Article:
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on the border line between the US and Mexico

Wednesday, September 22, 2021

Remains of Missing Yaqui Men Possibly Found in Cajeme, Sonora

"HEARST" for Borderland Beat

Skeletal human remains that could belong to those of the ten missing indigenous men from the Yaqui tribe were found in Cajeme, Sonora. 

Just three weeks before Yaqui authorities denounced the Mexican Government before the Inter-American Commission on Human Rights (IACHR) for its alleged complicity with cartel organizations in the disappearance of 10 members of the community.

The Discovery of the Remains 

On September 20, 2021, a joint “investigation operation” of state and federal investigators discovered skeletal human remains near the El Chichiquelite ranch, in the municipality of Cajeme, Sonora. By 7:00 pm on that same day, the Sonora Attorney General's Office (FGJE) sent out an official statement which confirmed the discovery of skeletal remains in the reported location. 

The FGJE also reported that DNA testing will be carried out on the remains. This testing will determine if the remains are those of the 10 missing Yaqui men who disappeared 2 months ago. “For the moment, we can only communicate that we are working on the scientific identification of the skeletons and we cannot talk about identities until there are expert results," reads the FGJE statement.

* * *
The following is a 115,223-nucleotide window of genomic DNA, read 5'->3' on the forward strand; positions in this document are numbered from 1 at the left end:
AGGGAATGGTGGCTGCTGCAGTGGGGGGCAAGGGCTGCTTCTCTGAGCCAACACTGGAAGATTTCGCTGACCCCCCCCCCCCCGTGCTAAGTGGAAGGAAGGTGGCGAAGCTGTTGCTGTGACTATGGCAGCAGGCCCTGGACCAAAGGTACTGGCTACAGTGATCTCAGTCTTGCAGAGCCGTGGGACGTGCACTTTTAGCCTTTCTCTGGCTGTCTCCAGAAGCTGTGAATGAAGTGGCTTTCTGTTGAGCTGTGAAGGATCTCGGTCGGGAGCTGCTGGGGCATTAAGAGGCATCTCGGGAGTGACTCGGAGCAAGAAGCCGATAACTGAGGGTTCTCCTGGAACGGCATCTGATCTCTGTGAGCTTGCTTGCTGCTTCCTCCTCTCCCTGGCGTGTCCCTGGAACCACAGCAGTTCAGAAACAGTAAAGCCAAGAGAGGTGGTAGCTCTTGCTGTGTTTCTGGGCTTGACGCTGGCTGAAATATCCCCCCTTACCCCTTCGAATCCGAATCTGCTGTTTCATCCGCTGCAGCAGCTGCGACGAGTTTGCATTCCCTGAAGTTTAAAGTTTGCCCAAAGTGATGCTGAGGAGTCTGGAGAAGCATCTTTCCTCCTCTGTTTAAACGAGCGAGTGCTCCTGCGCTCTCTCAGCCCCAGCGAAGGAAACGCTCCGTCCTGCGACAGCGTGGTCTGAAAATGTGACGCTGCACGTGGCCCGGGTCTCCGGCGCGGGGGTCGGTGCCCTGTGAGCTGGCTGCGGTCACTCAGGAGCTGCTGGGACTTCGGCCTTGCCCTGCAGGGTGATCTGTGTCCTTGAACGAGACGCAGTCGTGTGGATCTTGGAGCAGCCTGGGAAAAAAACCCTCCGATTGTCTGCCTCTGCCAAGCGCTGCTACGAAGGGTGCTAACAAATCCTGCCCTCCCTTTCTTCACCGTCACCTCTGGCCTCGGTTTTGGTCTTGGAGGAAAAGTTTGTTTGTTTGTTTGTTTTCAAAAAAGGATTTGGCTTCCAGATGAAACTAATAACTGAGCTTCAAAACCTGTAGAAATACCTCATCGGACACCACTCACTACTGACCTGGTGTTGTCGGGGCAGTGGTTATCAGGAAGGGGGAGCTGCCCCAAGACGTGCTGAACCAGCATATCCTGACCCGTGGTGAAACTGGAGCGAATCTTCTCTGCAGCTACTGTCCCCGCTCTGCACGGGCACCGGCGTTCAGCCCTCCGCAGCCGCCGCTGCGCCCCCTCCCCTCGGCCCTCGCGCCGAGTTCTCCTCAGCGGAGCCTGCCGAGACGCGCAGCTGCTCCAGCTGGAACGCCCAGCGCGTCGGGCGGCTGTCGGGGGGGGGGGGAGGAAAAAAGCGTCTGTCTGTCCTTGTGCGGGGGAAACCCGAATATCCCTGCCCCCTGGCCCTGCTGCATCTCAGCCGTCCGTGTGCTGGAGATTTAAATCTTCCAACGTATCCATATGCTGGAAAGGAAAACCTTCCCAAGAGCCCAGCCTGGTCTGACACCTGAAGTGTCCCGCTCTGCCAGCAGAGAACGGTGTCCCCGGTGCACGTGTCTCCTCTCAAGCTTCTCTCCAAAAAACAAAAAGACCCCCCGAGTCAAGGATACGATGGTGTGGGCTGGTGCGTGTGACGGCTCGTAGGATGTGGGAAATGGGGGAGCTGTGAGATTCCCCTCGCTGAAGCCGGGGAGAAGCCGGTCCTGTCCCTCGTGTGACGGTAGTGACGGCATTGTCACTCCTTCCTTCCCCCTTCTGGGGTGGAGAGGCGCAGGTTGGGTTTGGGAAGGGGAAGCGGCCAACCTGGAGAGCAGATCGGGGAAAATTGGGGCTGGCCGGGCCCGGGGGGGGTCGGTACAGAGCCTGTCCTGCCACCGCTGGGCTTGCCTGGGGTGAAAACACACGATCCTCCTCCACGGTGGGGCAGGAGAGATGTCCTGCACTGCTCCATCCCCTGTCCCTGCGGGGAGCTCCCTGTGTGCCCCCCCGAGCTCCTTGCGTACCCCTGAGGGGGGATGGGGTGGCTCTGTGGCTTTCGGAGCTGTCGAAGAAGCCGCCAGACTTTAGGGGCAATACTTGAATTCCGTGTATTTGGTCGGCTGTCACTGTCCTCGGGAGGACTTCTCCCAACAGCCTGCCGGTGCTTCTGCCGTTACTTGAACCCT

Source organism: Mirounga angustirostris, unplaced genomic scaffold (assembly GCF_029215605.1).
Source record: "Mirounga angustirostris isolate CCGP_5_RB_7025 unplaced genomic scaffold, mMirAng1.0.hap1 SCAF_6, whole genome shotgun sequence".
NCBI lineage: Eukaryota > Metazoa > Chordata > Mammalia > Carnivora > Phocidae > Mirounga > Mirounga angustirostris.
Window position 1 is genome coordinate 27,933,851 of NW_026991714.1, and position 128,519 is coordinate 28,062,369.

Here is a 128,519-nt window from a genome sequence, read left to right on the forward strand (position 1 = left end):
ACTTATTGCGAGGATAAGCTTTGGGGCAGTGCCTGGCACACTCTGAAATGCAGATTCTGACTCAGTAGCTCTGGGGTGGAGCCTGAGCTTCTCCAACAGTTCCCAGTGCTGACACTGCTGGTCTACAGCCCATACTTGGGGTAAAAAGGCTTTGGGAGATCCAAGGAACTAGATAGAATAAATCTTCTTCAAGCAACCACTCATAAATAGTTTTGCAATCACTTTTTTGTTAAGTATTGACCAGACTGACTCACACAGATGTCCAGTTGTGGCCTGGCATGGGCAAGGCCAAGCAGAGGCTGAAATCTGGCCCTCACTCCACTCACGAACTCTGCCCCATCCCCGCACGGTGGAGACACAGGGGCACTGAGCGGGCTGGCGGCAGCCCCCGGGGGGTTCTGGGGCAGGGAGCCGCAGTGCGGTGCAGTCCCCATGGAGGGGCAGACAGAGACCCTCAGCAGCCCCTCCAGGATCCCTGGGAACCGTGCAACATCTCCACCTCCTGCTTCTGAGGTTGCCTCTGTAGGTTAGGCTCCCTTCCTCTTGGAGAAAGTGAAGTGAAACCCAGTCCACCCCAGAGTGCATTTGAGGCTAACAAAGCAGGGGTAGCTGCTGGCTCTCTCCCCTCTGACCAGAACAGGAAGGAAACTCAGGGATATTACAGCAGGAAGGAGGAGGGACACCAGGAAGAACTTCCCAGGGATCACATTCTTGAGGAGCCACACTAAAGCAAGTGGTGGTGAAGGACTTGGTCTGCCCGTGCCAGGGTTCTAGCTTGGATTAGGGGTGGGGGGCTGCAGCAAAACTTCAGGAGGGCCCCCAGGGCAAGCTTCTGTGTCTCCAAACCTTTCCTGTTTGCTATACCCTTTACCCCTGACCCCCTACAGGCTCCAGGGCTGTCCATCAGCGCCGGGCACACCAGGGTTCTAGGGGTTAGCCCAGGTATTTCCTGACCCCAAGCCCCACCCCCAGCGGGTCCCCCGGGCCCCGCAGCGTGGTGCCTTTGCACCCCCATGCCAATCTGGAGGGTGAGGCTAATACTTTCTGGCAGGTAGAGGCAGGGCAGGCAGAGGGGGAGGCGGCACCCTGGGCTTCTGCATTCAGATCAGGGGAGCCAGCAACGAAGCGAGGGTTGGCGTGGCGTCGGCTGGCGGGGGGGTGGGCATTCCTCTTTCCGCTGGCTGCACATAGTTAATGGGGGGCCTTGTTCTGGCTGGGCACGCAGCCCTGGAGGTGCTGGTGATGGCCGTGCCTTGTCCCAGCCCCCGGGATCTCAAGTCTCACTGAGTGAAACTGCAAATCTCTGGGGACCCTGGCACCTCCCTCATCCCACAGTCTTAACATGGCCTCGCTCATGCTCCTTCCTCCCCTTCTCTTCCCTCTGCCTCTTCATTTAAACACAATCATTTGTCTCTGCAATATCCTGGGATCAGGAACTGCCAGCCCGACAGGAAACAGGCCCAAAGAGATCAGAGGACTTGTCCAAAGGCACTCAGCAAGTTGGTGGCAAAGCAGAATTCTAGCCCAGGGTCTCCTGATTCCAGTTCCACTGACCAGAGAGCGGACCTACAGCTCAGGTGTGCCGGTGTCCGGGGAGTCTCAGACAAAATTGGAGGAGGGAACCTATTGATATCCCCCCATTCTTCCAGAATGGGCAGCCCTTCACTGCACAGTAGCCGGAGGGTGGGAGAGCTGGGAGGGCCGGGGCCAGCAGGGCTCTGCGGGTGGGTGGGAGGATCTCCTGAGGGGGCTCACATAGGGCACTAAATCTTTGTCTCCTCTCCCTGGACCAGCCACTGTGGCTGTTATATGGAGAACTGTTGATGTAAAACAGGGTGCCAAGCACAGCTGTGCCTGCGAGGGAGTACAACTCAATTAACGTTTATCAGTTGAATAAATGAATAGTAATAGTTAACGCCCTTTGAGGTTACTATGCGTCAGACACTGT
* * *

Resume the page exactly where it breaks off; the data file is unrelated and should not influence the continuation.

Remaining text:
The Yaqui are an indigenous people of Mexico who are primarily located in the valley of the Río Yaqui river in the Mexican state of Sonora.  They also have communities in Chihuahua, Durango, and the southwestern region of the United States in states such as Arizona, California, and Nevada. Yaqui communities are especially prevalent in the two Sonora municipalities of Guaymas and Cajeme, the latter of which is where the remains in question were located. 

The cause for this joint search operation which discovered the remains is likely the recent inauguration of the Sonora governor on September 14, 2021. In his first press conference as Governor of Sonora, Alfonso Durazo promised to reinforce security in the territory of the eight Yaqui towns and assured that the search for the disappeared "is a priority for the security cabinet.”

"We are going to reinforce all the entities that participate in the search today and we hope to achieve good results. Because it is a complex issue, we are going to speak with the Yaqui authorities with whom I have the greatest interest in establishing communication as soon as possible," said Durazo.